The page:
Erno Laszlo cosmetic jar owned by Marilyn Monroe

Erno Laszlo cosmetic jar owned by Marilyn Monroe

The company recently introduced “The Hollywood Collection” – custom-blended skin care formulas inspired by Laszlo’s most iconic clients.

MM make-up

“Beautiful skin requires commitment, not a miracle.” Erno Laszlo

Do you use Erno Laszlo beauty products? If so, what are your favorites?

alison

 

 

 

 

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The Facts on Max Factor

Everyone is familiar with the brand. But do you know how the most famous cosmetics company started? Max Factor is considered the father of modern makeup and the company he built literally changed the face of cosmetics history.  He built a giant cosmetics empire with its roots in the  film industry.   Though the business no longer operates in the US,  Max Factor was a household name for decades, bringing the glamour of  Hollywood stars to women the world over.

Originally a chemist, Max Factor became fascinated with cosmetics, opening his first shop in Moscow  selling his hand made rouges, creams, fragrances and wigs.   In 1904 he became the official beautician and wigmaker to the Russian Royal Family.

He moved his family to LA in 1908, where he opened a cosmetics and wig shop in the theater district.  In the early years of film it was very difficult for actors and actresses to find make up that was appropriate for wear on  the big screen.  The greasepaint worn for the stage was much too thick and didn’t hold up well under studio lighting.  Determined to make a mark in the film industry he worked his magic and created a special  make up that  would look more natural on film and  not crack or cake under the hots lights of a movie set.   More and more actors and actresses started showing  up at his shop eager to try his new “flexible greasepaint”.

After Max Factor’s death in 1938, the company was taken over by his son  where he continued the business of being the top innovator in the beauty industry.

Here’s an abbreviated list of products pioneered by Max Factor.

1914-First makeup to give more natural look on film.
1918-Color Harmony, a face powder line in many shades to allow customizing.
1925-Supreme Nail Polish, a powder that was sprinkled on the nails and buffed off to give them tint and shine.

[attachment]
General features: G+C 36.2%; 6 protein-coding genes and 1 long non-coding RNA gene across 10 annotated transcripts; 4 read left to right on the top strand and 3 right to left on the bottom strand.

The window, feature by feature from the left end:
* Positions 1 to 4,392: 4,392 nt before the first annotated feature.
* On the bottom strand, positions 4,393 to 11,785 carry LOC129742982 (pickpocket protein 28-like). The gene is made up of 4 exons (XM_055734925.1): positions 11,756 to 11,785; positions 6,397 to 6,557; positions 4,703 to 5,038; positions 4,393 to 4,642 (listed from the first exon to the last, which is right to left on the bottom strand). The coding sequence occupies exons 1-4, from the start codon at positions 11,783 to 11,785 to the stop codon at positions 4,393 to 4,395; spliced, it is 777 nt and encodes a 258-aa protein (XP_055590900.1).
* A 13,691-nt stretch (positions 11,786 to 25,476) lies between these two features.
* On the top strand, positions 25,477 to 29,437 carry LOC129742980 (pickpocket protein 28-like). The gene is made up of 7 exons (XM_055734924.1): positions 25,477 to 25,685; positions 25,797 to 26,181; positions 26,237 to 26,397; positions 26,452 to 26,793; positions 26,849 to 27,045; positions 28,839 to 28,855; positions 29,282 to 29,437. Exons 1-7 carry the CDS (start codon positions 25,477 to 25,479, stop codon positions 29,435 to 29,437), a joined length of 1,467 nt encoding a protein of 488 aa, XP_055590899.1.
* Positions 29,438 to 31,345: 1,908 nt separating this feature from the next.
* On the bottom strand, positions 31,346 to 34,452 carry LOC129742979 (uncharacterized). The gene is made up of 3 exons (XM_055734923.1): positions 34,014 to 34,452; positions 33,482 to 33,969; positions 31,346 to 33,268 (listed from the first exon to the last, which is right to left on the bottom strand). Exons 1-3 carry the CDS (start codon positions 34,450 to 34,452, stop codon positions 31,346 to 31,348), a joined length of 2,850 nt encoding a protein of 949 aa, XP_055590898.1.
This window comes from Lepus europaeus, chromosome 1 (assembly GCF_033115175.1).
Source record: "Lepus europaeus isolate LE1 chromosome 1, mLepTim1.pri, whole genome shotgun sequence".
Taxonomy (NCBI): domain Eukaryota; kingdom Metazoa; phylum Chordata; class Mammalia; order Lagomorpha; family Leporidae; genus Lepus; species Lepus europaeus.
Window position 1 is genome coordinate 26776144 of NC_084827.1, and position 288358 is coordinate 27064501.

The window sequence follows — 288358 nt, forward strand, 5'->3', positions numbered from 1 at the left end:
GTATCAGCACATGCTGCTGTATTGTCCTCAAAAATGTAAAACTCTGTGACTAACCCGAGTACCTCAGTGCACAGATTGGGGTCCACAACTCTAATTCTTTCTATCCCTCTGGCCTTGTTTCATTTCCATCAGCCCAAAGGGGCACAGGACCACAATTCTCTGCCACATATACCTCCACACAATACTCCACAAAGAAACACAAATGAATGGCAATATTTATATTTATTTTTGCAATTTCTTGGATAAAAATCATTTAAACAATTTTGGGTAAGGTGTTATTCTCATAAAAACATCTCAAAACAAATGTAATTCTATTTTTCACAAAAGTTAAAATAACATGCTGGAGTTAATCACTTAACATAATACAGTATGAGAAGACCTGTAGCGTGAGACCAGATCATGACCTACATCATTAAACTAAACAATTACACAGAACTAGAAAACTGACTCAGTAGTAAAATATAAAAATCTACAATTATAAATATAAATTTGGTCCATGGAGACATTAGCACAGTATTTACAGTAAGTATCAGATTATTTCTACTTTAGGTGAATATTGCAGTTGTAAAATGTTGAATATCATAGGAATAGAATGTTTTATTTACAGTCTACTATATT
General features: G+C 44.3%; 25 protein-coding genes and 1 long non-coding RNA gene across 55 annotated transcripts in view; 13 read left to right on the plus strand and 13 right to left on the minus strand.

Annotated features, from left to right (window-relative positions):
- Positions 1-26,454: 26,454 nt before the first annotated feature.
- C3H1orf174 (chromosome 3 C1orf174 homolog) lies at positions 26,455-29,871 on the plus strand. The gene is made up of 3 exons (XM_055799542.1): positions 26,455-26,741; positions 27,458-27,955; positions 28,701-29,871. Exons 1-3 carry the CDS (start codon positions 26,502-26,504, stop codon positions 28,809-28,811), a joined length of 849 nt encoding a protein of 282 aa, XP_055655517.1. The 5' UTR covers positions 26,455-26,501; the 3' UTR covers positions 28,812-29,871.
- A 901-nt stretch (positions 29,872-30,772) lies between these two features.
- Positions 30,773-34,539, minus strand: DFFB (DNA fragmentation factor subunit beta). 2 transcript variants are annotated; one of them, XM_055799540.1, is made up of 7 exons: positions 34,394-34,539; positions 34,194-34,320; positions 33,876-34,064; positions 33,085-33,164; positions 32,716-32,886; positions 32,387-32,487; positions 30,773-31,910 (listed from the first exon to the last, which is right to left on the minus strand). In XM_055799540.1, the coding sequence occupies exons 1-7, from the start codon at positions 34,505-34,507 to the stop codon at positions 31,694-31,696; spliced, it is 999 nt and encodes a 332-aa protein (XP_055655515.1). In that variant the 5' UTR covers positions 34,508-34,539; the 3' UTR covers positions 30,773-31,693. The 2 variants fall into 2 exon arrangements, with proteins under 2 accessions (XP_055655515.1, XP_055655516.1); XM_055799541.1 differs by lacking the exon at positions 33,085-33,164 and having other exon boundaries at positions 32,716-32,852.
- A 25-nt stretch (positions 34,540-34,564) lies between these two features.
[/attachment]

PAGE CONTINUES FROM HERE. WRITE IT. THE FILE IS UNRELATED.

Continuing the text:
1930-Introduced lipgloss
1937- Introduced Pan Cake Makeup for color film and in 1938 a concealer called  Erace.
1940-True Color smearproof lipstick
1948- Pan Stick Makeup
1971-First waterproof makeup

Because of his strong link to Hollywood, most of  the advertisements  for the company consisted of endorsements by famous actresses.

1940-Maureen O’Hara  in RKO Radio’s “Dance, Girls, Dance” endorses Max Factor Hollywood Face Powder, Tru Color Lipstick and Rouge.

Maureen o Hara max factor 1940

 With the advent of Technicolor in films actors and actresses needed a new makeup that would flatter them in color.  Many of them refused to appear in color films because the old style makeup didn’t show them in their best light. So Max Factor created Pan Cake Makeup. It was so popular workers would steal it off of movie sets for personal use.  So eventually it was made available to the public  and it ended up becoming the best selling foundation in history.  You can still purchase it online and many women swear it gives a flawless finish, but takes some practice to apply correctly.   If  anyone reading this blog has used it, let me know how you liked it. I’m curious to try.

Claudette Colbert in Max Factor Ad 1943

Claudette Colbert in Max Factor Pan Cake Makeup Ad 1943

 

Ginger Rogers Max Factor 1944

Ginger Rogers Max Factor Pan Cake Makeup 1944

 

Loretta Young Max Factor 1947

Loretta Young Max Factor Ad 1945

Barbara Stanwyck Max Factor Ad 1947

Barbara Stanwyck Max Factor Ad 1947

Lana Turner Max Factor Ad 1951

Lana Turner Max Factor Ad 1951

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Easy Moon Manicure Nails a la Dita Von Teese

A while back I did a blog post on how to recreate the half moon manicure that was so popular in the 30s and 40s.  But recently Dita Von Teese  partnered with the Kiss cosmetic company and introduced a set of ready to go moon manicure nails. Just glue on and go!  A  fabulous touch of vintage glamour at your fingertips in bright ruby red with a pearly white half moon shape.  A great look for the holidays.

 

You can find these at Dita’s site for only 9.99!

Dita Von Teese Moon Manicure Nails

Dita Von Teese Moon Manicure Glue On Nails

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Beauty and Personal Hygiene Ads-1925 Delineator Magazine